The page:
Fusion X2, We Won't Miss You

Toshiba's Fusion and Fusion X2 finishes are long in the tooth, and unfortunately the Satellite P755D continues the trend with the Fusion X2. Texturing glossy plastic mitigates a lot of the issues with using the material in the first place, but the shell as a whole still looks very bulbous and busy, and Toshiba continues to use a glossy black plastic in (IMO) the worst place a designer can put it: the screen bezel.

Where Toshiba continues to do a decent job is with the keyboard, though. With the success of the Portege line, Toshiba started transitioning the rest of their notebooks to chiclet keyboards that are substantially improved over the flat glossy keycaps of their predecessors. While I'm still not overjoyed with the use of glossy plastic in the construction of these keycaps (or Toshiba's insistence that these are premium when the matte keyboards they use in less expensive notebooks are actually superior to the touch), the layout of the keyboard continues to be one of the more traditional (and one of the smarter) ones on the market. For some users the keyboard won't matter, but for others it will be a make or break experience, and as a more finicky user I can say the one Toshiba employs is definitely comfortable enough for regular use.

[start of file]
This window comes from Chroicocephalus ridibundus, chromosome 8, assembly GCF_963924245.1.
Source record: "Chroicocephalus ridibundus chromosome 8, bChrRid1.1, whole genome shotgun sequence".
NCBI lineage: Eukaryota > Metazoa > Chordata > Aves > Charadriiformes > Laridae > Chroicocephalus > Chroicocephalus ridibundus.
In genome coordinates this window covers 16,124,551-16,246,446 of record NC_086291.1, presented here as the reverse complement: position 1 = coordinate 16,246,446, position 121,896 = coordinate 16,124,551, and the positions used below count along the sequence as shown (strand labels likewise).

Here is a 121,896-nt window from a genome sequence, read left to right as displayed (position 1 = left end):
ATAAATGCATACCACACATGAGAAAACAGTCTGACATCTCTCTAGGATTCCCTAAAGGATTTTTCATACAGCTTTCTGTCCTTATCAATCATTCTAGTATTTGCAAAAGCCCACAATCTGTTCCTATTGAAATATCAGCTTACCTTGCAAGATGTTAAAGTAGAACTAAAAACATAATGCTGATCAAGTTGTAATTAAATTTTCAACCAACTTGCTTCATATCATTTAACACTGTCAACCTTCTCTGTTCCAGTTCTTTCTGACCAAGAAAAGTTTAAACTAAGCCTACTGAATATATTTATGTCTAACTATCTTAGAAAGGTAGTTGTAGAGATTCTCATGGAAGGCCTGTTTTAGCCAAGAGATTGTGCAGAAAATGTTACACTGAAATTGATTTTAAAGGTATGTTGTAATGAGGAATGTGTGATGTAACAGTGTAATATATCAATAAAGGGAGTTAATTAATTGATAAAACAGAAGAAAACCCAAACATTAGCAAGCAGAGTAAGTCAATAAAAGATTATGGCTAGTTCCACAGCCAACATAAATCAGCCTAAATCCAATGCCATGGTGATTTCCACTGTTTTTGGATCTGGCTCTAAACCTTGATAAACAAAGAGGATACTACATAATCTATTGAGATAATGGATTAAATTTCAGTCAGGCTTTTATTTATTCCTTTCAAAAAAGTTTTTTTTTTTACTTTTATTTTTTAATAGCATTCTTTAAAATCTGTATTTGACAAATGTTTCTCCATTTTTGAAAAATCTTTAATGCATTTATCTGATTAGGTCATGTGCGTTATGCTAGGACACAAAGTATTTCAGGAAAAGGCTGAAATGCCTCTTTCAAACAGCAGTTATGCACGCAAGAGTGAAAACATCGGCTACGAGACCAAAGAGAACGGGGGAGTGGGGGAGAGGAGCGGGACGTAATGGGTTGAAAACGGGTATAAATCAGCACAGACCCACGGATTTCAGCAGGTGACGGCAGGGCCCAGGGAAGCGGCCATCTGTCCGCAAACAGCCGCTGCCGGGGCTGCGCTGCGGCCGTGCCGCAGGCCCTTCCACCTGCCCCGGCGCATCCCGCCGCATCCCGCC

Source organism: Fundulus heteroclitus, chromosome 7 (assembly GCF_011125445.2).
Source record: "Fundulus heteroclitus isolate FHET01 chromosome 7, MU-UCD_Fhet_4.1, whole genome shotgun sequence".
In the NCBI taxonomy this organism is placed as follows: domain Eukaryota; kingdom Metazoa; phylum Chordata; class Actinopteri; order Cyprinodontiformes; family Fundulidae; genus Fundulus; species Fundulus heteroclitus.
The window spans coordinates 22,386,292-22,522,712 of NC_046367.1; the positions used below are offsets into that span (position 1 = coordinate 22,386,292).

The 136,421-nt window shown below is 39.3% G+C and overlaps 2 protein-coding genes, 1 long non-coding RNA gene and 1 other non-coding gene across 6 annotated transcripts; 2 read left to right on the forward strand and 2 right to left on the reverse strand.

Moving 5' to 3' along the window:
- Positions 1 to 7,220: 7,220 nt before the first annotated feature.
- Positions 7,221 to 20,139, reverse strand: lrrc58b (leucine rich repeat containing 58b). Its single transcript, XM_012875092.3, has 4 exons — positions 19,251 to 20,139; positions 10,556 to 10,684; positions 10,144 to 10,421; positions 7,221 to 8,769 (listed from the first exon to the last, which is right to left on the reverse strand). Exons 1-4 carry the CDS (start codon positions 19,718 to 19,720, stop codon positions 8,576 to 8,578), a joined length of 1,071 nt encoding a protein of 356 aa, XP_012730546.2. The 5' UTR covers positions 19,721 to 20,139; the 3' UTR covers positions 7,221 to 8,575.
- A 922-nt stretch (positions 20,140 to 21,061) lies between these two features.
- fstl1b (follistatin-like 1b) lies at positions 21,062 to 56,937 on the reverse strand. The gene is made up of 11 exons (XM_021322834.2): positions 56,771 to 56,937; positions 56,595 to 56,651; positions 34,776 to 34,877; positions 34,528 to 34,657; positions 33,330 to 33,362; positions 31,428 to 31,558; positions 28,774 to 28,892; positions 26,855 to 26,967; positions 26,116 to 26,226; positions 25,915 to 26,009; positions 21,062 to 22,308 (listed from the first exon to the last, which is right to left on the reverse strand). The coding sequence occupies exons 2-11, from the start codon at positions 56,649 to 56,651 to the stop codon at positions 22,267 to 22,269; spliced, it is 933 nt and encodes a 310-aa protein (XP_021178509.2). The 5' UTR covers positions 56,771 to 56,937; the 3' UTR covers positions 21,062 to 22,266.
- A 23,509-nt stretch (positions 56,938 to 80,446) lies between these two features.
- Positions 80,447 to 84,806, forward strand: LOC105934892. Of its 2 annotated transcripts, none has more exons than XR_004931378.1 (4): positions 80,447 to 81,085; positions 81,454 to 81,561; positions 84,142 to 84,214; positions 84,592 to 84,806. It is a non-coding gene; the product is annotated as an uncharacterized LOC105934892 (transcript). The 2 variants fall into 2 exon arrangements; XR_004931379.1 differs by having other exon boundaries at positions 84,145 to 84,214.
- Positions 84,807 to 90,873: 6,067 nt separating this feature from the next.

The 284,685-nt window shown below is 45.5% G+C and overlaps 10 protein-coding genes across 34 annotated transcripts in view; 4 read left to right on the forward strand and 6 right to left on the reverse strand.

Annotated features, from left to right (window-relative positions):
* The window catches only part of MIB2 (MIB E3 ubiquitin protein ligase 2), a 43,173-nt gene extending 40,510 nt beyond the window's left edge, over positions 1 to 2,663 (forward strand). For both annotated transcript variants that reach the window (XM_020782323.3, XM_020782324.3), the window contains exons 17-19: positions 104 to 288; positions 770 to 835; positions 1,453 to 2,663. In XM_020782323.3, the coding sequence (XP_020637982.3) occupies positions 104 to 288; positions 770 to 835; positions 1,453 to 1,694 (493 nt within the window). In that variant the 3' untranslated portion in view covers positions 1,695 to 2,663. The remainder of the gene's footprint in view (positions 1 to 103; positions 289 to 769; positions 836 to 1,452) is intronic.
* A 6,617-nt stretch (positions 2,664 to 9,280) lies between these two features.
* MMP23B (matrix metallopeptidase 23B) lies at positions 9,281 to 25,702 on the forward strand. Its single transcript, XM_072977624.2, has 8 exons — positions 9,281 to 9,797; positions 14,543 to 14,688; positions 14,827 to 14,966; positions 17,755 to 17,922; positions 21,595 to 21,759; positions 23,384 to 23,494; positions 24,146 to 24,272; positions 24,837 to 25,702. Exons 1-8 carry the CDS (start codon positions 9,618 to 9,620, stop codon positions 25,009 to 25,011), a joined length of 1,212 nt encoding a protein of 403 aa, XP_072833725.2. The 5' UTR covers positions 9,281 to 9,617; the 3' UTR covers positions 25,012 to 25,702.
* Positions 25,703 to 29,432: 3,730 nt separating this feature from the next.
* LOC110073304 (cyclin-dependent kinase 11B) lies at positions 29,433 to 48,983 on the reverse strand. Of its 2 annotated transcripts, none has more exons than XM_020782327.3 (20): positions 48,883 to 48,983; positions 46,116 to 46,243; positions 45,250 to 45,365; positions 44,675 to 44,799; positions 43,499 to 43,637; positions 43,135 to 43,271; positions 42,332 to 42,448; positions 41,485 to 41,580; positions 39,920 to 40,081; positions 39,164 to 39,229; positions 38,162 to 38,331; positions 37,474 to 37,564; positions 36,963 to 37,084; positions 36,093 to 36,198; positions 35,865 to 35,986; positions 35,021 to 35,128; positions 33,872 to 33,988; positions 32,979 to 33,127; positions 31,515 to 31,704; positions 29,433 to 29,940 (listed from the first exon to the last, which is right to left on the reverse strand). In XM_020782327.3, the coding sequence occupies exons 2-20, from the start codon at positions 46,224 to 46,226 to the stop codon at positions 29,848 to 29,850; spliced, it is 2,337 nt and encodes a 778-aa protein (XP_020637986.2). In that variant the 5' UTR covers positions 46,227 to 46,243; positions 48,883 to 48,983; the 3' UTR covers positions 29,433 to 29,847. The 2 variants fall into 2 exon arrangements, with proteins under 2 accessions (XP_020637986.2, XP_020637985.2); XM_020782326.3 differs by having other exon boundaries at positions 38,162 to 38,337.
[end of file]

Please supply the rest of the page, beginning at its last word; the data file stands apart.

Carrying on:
The P755D also enjoys a touchpad with dedicated buttons. The buttons themselves are large, but they do feel like there's a little bit too much resistance. It's a minor quibble in the scheme of things, and the surface of the touchpad itself is plenty comfortable to use. The touchpad can also be easily toggled on and off by pressing a button just above it.

As for the rest of the overall build quality, it's easy to say that Fusion X2's time has passed. Despite having a weight comparable to the Acer TimelineU "ultrabook" we recently reviewed, the P755D feels a lot bigger and bulkier. It continues to be a situation where, when recommending a budget notebook, I feel like I have to continually say "as long as you don't mind how it looks, Toshiba makes good budget machines."

Introducing the Toshiba Satellite P755D Application and Futuremark Performance


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  • mtoma - Thursday, April 12, 2012 - link

    You keep saying that you put first a good display, an you show us many specific part numbers of some displays, and their respective manufacturer: AU Optronics, LG, Philips, and so on.
    Where you get those specific informations about the displays? How can I get the same info about my laptop/display?
    And, how/where I can calibrate some monitors (laptop/deskto, doesn't matter)?
    Thank you!
  • jamawass - Thursday, April 12, 2012 - link